71. When some desire comes, consider it. Then suddenly, quit it.

72. Before desire and before knowing, how can I say I am? Consider. Dissolve in the beauty.

73. With your entire consciousness in the very start of desire, of knowing, know.

74. O Shakti, each particular perception is limited, disappearing in omnipotence.

75. In truth forms are inseparate. Inseparate are omnipresent being and your own form. Realize each as made of this consciousness.

76. In moods of extreme desire, be undisturbed.

77. This so-called universe appears as a juggling, a picture show. To be happy, look upon it so.

78. Oh beloved, put attention neither on pleasure nor on pain, but between these.

79. Toss attachment for body aside, realizing I am everywhere. One who is everywhere is joyous.

80. Objects and desires exist in me as in others. So accepting, let them be transformed.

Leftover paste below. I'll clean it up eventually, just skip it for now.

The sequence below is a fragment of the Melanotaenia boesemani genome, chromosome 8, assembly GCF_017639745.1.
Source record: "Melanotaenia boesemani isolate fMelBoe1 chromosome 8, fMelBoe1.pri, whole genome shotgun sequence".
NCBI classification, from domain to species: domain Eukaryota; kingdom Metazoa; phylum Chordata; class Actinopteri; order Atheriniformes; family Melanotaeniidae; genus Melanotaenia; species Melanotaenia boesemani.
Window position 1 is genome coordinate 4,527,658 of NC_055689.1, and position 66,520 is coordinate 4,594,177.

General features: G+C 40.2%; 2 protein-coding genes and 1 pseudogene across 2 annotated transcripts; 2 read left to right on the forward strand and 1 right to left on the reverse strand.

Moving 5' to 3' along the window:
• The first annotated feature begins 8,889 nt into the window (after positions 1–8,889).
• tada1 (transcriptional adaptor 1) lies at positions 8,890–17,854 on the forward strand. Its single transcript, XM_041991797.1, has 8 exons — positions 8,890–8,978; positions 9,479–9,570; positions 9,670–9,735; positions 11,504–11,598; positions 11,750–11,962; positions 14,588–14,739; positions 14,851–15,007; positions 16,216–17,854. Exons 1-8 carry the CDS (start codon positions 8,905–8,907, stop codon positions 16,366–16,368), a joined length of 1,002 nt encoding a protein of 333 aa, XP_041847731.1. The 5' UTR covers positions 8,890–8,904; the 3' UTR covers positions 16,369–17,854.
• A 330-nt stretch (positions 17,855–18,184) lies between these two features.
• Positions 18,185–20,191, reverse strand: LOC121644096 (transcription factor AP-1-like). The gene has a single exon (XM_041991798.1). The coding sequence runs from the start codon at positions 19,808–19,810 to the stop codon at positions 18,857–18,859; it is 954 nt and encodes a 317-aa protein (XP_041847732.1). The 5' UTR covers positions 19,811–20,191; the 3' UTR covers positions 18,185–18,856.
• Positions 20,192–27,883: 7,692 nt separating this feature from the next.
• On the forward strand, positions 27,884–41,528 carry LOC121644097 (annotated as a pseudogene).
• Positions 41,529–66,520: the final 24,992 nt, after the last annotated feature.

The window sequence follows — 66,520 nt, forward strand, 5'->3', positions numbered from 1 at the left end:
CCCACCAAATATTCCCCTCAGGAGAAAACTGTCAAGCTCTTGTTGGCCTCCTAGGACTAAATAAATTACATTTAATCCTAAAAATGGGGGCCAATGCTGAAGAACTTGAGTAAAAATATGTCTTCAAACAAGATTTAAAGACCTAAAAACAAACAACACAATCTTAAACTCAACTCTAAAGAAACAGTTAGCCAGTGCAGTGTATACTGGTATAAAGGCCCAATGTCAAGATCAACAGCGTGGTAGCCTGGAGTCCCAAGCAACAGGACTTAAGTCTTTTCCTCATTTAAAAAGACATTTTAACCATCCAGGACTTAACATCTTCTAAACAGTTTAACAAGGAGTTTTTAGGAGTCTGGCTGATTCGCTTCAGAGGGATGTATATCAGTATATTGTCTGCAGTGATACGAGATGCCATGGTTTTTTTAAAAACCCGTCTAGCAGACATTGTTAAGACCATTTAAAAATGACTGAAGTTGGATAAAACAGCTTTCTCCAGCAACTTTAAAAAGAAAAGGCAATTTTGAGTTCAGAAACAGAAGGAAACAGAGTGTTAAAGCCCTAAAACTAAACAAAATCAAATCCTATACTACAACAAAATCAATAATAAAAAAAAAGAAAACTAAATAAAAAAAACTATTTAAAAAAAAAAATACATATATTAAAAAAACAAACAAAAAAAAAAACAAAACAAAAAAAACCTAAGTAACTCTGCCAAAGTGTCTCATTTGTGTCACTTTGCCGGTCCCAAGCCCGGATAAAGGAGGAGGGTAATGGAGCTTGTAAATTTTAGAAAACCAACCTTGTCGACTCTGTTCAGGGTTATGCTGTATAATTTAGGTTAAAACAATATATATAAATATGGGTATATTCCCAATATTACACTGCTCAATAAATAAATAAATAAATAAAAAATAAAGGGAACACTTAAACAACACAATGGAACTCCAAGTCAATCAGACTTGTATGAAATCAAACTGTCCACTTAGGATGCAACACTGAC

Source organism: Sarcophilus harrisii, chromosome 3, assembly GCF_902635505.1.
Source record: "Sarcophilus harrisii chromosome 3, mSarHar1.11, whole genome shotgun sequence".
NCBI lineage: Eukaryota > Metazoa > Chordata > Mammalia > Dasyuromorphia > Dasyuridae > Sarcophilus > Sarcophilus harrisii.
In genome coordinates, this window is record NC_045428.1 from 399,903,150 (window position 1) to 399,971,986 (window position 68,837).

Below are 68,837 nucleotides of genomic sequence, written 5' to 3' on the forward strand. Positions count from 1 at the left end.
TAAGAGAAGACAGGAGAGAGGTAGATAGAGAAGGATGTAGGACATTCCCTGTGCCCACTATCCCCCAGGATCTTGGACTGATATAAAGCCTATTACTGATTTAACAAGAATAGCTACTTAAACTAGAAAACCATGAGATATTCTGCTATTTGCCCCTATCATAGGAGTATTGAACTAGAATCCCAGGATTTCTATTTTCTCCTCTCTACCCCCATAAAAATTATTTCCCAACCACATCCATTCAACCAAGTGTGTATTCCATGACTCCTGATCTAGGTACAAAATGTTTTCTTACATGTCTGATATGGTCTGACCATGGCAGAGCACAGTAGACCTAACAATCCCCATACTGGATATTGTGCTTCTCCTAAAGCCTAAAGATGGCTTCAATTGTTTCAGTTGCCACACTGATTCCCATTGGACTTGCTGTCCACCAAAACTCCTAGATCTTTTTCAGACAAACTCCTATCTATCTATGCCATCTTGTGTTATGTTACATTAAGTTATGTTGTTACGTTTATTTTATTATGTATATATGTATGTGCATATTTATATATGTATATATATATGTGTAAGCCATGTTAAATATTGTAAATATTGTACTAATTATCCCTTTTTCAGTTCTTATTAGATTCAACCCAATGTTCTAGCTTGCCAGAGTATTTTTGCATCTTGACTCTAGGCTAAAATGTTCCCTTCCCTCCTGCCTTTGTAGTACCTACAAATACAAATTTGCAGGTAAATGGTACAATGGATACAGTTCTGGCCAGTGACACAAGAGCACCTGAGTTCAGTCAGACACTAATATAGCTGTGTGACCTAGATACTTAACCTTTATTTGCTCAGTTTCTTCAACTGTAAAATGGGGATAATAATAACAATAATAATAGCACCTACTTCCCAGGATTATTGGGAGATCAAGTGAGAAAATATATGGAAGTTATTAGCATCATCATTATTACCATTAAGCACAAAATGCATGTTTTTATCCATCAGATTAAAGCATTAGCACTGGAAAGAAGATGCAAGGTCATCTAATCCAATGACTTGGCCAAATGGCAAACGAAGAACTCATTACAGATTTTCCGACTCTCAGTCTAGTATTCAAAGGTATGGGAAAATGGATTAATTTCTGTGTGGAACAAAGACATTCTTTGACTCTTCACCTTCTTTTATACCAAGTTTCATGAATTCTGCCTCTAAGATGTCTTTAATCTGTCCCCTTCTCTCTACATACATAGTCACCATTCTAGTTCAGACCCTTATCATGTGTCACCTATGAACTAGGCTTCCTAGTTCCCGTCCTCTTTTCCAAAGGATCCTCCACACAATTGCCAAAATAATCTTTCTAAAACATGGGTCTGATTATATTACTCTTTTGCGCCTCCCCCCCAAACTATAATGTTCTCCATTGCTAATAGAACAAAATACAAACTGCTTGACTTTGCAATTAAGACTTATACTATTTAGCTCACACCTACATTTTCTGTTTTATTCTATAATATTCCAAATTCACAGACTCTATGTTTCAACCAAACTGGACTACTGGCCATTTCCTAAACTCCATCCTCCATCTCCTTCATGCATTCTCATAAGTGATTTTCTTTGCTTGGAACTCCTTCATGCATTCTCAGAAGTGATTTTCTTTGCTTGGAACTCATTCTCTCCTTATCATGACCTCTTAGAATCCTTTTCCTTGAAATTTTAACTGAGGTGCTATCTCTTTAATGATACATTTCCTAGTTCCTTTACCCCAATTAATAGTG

81. The appreciation of objects and subjects is the same for an enlightened as for an unenlightened person. The former has one greatness: he remains in the subjective mood, not lost in things.

82. Feel the consciousness of each person as your own consciousness. So, leaving aside concern for self, become each being.

83. Thinking no thing, will limited-self unlimit.

84. Believe omniscient, omnipotent, pervading.

85. As waves come with water and flames with fire, so the universal waves with us.

86. Roam about until exhausted and then, dropping to the ground, in this dropping be whole.

87. Suppose you are gradually being deprived of strength or of knowledge. At the instant of deprivation, transcend.

88. Listen while the ultimate mystical teaching is imparted. Eyes still, without blinking, at once become absolutely free.

89. Stopping ears by pressing and the rectum by contracting, enter the sound of sound.

90. At the edge of a deep well look steadily into its depths until – the wondrousness.

91. Wherever your mind is wandering, internally or externally, at this very place, this.